The Latest Science: Optimists Sleep Better and Have Better Heart Health
Trait gratitude and trait optimism both predict lower heart rate and blood pressure, better sleep quality, more exercise, less stress, more positive expectations and reflections, and greater feelings of appreciation toward others.
That was the finding of a study "Comparing daily physiological and psychological benefits of gratitude and optimism using a digital platform" by Amie Gordon, University of Michigan assistant professor in psychology, David Newman, the study’s lead author and UCSF postdoctoral scholar of psychiatry and UCSF psychiatry professor Wendy Berry Mendes.
The findings also showed differences: The researchers also believe gratitude highlights the positive aspects of the day, whereas optimism minimises the negative aspects of the day.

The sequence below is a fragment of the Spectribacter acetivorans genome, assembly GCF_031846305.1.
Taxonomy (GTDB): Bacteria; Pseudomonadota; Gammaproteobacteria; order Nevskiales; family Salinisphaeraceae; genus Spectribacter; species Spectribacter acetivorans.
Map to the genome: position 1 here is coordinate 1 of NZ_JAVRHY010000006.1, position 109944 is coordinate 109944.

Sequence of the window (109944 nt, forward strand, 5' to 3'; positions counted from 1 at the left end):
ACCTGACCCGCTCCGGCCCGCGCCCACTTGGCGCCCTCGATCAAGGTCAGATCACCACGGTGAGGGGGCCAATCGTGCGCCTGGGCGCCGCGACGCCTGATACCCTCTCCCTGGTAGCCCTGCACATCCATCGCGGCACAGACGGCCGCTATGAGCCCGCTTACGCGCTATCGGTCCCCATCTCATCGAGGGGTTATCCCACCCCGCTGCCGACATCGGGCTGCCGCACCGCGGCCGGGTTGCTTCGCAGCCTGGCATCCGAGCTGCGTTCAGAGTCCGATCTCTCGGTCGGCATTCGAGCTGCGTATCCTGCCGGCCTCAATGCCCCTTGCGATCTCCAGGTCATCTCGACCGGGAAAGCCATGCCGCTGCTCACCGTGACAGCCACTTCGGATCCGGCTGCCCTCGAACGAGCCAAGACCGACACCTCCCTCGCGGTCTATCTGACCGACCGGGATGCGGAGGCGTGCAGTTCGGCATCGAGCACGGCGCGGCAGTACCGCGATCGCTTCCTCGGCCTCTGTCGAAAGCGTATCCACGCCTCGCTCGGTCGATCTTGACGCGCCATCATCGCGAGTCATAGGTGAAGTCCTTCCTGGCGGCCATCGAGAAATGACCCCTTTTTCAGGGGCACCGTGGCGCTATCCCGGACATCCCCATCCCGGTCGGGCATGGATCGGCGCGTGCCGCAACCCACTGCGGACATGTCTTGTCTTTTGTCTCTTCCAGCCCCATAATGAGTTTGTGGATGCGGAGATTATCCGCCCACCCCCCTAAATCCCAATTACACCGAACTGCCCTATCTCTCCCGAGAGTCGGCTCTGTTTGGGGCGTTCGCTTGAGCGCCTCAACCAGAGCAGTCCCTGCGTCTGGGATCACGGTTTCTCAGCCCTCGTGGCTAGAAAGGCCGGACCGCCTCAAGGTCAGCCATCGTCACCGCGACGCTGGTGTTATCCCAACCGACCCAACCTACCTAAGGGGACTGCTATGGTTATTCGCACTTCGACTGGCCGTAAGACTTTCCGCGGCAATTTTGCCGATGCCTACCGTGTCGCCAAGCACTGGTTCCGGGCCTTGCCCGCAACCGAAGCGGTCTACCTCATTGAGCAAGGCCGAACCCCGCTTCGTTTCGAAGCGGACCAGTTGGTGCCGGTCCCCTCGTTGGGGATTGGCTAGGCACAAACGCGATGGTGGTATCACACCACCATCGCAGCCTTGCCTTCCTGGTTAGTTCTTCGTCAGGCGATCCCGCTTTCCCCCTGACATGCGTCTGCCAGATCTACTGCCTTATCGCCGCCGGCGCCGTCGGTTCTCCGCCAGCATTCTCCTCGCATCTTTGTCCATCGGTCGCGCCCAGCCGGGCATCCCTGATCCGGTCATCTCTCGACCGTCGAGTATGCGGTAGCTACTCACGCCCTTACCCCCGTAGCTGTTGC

The researchers examined the traits of gratitude and optimism through a cell phone app called MyBPLab with embedded sensors that measured blood pressure and heart rates of the 4,825 participants from around the world including the U.S., Australia, India and Hong Kong. The optic sensors send different light waves through the tissue to detect changes in blood volume and an algorithm in the phone is used to calculate blood pressure. To have accurate blood pressure levels, the user calibrates the phone sensor against an external arm cuff. Respondents reported stress levels, health behaviors (sleep, exercise, daily expectations), and thoughts three times a day for 21 days from March 15, 2019, until Dec. 8, 2020. They rated 12 items such as “I have so much in life to be thankful for” and “In uncertain times, I usually expect the best.”
“Gratitude also orients people toward others and the benefits they have bestowed to them, whereas optimism may orient people to themselves as they focus on their own specific future,” said Amie Gordon,
“Our findings provide important advances to our understanding of gratitude and optimism by showing that gratitude contributes to accentuating the positive aspects of the day, whereas optimism functions by minimizing the negative aspects of the day,” said David Newman.